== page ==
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RSS Strategies

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There are two news stories in today’s MarketingVOX|Publishing Digest about the business of RSS syndication. Gawker’s Nick Denton recently released Kinja, a Web-based tool that is being billed as a news reader for every day people. Yahoo recently added an RSS reader and search to their My Yahoo portal. At least two companies are working on ways to turn RSS feeds into revenue-generating content.

Is XML syndication part of your publishing strategy? Or do you consider it a tool for blogs and geeks? While it seems that RSS is gaining some corporate traction, it isn’t yet widely used by everyday Internet users. My mom doesn’t even know what RSS is, never mind why or how you’d use it.

Google has email alerts that let you save Web and news searches and have new matching items emailed to you. I mentioned recently that they don’t have RSS feeds for it, and someone commented that RSS as a delivery mechanism isn’t yet mature enough. The commenter speculated that Google probably doesn’t want millions of people requesting an RSS feed at the default update interval of their news reader.

I know from looking at my own server logs that my syndication feeds are by far the most requested resource on my site. They consume considerable bandwidth and I have gone to great lengths to optimize my feeds to reduce their bandwidth needs.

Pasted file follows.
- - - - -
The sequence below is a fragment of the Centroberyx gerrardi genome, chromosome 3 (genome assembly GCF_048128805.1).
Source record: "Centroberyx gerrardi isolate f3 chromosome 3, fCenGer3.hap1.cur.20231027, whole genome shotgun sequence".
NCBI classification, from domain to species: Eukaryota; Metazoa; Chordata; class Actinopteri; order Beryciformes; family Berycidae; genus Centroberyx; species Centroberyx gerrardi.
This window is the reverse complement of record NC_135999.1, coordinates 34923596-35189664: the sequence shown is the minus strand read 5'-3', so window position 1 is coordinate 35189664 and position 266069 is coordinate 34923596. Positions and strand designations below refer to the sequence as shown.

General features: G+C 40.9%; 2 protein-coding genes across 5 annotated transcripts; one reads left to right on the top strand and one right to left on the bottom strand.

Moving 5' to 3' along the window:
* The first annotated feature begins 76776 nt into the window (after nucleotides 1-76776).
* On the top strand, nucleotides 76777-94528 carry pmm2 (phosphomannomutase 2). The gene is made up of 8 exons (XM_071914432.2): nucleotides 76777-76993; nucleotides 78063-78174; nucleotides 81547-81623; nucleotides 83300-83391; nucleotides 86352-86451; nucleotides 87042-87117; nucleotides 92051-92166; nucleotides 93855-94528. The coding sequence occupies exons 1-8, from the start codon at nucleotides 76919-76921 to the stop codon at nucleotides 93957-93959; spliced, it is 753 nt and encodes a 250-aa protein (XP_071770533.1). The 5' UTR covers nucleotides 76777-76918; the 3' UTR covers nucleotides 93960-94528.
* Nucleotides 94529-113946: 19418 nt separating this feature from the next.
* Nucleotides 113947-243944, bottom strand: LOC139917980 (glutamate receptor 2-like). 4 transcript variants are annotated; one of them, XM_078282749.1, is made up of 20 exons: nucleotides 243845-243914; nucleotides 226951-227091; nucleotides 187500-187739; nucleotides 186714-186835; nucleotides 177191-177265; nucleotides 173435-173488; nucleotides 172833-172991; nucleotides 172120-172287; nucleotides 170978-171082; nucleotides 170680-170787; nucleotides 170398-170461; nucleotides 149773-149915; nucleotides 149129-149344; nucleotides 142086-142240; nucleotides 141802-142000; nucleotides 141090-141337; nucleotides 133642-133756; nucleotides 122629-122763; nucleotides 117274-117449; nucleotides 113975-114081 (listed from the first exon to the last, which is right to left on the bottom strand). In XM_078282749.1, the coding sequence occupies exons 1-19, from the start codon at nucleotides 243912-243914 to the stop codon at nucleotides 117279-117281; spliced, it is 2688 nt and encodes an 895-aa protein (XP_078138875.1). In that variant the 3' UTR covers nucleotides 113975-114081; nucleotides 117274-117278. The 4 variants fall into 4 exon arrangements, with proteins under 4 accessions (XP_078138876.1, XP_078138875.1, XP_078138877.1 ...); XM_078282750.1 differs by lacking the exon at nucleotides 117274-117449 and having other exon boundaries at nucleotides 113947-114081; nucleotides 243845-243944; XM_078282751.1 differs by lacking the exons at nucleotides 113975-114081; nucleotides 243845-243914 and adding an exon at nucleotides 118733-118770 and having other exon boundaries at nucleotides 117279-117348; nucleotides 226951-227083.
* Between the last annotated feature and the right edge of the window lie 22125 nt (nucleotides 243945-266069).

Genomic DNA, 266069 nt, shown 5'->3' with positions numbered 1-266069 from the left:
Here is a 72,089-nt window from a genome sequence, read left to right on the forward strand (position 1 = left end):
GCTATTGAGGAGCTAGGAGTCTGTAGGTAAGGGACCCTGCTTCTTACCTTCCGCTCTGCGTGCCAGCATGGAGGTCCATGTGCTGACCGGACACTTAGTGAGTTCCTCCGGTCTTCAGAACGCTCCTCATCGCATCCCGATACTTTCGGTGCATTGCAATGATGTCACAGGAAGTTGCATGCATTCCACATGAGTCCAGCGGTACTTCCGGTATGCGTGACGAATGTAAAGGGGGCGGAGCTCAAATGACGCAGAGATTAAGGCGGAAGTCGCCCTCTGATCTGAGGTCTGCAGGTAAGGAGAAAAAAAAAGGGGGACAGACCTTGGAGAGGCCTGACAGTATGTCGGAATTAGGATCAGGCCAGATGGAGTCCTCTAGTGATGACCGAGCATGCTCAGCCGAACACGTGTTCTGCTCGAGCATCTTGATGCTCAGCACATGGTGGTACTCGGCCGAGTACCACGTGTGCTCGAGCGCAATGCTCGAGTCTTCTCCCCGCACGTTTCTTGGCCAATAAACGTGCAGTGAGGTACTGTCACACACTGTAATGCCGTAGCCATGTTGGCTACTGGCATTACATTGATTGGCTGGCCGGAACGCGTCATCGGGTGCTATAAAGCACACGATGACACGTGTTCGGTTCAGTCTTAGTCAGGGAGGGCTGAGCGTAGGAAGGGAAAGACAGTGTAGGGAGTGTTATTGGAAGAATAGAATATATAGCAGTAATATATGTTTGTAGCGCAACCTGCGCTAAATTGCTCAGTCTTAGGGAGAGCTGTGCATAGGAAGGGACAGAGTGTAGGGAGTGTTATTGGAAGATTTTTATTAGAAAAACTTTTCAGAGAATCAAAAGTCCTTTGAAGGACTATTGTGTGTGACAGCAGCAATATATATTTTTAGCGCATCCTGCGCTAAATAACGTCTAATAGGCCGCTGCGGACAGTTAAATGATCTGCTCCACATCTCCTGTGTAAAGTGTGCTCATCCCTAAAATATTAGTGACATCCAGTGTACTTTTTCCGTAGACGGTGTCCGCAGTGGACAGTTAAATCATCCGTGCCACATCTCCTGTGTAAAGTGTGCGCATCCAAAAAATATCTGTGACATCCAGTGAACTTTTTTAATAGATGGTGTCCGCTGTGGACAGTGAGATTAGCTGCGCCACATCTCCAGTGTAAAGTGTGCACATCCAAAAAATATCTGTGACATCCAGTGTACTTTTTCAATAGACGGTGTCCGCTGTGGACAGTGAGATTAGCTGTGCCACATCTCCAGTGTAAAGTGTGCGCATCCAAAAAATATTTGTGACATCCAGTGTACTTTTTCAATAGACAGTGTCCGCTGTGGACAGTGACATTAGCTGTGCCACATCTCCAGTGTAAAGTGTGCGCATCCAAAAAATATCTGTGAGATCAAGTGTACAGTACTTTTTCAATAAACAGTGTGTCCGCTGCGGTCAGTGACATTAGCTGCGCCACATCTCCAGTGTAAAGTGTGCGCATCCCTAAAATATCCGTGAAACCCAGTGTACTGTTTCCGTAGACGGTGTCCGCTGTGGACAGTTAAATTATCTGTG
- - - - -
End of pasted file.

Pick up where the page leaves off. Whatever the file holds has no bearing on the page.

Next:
While it could be argued that these problems exist with any content format you publish, they are aggravated by the nature of RSS. When someone visits my home page, they don’t refresh the browser every 15 minutes to see if it has changed. And if they did, browsers are designed to check with the server and to not download it again if there’s no change. Most news readers don’t do this. They grab the entire feed with each update regardless of whether there has been any change. There have been many efforts to design a way that allows feed publishers to tell a news reader how often to request updates, but those features are not widely implemented by readers.

So my question to you is are you using RSS, are you using it for non-blog content, and are you getting anything out of your investment in the extra bandwidth?

This is a cross post of something I posted to MarketingVOX|Publishing. I thought that my readers here might have some things to say about the subject. Comment on this at MV|Publishing.

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